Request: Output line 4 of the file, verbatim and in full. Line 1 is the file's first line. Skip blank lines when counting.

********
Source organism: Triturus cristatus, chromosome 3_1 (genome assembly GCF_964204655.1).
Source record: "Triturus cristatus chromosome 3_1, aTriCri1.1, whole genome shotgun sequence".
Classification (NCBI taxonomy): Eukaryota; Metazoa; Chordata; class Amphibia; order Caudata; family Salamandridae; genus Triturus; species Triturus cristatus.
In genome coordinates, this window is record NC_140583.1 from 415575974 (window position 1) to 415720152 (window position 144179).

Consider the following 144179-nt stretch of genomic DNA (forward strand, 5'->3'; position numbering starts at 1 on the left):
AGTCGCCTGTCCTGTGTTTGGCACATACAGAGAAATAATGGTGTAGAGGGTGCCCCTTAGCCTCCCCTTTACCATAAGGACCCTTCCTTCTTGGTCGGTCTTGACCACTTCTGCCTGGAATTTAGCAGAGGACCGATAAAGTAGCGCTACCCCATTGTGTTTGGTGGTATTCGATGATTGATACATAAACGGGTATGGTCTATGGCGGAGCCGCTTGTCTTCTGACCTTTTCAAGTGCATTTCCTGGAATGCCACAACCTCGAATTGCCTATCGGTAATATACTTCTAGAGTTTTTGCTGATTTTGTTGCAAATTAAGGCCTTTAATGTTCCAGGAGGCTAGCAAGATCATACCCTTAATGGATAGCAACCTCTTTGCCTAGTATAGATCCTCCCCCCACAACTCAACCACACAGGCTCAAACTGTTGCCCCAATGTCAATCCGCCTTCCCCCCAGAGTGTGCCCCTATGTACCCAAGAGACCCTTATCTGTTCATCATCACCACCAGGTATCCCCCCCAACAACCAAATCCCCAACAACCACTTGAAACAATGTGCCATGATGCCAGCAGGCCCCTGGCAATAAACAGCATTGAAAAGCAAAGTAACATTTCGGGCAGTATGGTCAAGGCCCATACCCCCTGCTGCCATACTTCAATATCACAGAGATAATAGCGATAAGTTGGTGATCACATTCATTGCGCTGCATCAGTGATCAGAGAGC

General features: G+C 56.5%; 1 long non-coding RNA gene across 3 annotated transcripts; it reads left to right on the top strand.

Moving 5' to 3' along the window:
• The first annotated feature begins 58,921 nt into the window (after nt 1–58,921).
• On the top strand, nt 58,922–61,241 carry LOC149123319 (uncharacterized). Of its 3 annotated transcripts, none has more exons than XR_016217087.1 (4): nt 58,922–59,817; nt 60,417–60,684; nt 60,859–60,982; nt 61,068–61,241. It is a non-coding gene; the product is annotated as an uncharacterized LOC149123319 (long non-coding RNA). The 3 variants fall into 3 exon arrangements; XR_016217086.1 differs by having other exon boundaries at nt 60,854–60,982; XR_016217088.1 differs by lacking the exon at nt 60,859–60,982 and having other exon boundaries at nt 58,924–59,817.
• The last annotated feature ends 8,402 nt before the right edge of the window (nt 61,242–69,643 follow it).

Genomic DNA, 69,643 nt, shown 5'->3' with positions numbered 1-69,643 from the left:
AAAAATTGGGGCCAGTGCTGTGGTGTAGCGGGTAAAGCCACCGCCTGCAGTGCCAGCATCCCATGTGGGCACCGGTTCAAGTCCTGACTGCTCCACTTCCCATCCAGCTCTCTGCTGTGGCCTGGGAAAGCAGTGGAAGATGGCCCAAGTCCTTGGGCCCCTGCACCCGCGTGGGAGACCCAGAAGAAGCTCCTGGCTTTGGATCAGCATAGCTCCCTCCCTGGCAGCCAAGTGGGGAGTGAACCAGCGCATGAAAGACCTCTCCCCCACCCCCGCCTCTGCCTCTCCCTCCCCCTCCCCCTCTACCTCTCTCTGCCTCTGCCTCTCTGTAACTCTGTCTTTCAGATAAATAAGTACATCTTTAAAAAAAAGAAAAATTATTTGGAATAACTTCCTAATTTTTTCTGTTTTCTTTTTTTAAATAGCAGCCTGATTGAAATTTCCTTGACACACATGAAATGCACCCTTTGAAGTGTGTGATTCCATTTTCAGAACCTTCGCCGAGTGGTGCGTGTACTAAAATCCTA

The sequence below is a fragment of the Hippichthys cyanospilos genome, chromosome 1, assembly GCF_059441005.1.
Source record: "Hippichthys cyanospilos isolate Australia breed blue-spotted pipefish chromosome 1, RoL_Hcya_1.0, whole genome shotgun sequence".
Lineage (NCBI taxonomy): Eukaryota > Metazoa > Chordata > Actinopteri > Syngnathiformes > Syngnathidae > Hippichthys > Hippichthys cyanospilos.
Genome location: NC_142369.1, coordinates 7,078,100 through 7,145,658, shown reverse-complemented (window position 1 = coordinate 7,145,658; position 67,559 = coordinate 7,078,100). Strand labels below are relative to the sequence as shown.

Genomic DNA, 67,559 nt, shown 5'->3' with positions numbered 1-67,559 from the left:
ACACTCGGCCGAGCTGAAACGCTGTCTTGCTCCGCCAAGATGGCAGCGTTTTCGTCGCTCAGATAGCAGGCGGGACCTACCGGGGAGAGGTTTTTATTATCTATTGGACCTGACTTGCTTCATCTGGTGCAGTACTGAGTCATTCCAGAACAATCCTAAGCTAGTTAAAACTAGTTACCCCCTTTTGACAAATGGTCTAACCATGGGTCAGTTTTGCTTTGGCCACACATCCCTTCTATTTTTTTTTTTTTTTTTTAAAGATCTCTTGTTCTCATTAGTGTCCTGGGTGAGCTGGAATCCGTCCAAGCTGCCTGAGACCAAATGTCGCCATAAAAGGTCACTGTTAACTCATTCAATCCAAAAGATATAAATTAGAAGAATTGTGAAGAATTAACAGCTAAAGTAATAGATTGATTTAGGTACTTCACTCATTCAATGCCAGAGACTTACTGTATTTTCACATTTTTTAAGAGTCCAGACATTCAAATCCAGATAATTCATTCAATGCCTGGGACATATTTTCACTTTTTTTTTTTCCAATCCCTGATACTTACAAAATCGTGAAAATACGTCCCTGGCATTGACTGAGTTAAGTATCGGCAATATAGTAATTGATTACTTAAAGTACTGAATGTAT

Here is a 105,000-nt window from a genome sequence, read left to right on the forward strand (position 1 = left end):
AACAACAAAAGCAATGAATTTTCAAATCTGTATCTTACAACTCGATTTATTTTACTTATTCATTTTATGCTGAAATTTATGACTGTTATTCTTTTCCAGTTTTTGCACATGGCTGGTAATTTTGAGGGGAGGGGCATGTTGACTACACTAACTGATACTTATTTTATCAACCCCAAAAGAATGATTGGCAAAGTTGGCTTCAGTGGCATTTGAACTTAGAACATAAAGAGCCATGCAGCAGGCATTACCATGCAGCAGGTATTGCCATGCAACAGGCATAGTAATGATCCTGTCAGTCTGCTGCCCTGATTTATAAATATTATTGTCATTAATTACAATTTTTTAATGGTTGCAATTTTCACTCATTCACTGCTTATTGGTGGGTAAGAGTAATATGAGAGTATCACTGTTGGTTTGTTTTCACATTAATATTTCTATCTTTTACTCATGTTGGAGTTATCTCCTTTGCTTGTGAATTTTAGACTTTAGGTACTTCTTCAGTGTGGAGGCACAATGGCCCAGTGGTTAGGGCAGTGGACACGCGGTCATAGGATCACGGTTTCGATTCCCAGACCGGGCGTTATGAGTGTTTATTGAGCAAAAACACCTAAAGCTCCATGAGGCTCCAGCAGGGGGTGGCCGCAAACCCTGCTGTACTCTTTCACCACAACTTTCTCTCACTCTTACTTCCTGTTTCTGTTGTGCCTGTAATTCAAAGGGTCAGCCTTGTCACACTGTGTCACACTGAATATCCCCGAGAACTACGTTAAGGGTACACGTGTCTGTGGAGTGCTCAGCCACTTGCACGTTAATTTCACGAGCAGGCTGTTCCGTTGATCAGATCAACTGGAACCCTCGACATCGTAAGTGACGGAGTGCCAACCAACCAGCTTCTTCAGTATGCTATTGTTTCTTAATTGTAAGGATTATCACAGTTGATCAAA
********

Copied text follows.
In genome coordinates, this window is record NC_140583.1 from 415575974 (window position 1) to 415720152 (window position 144179).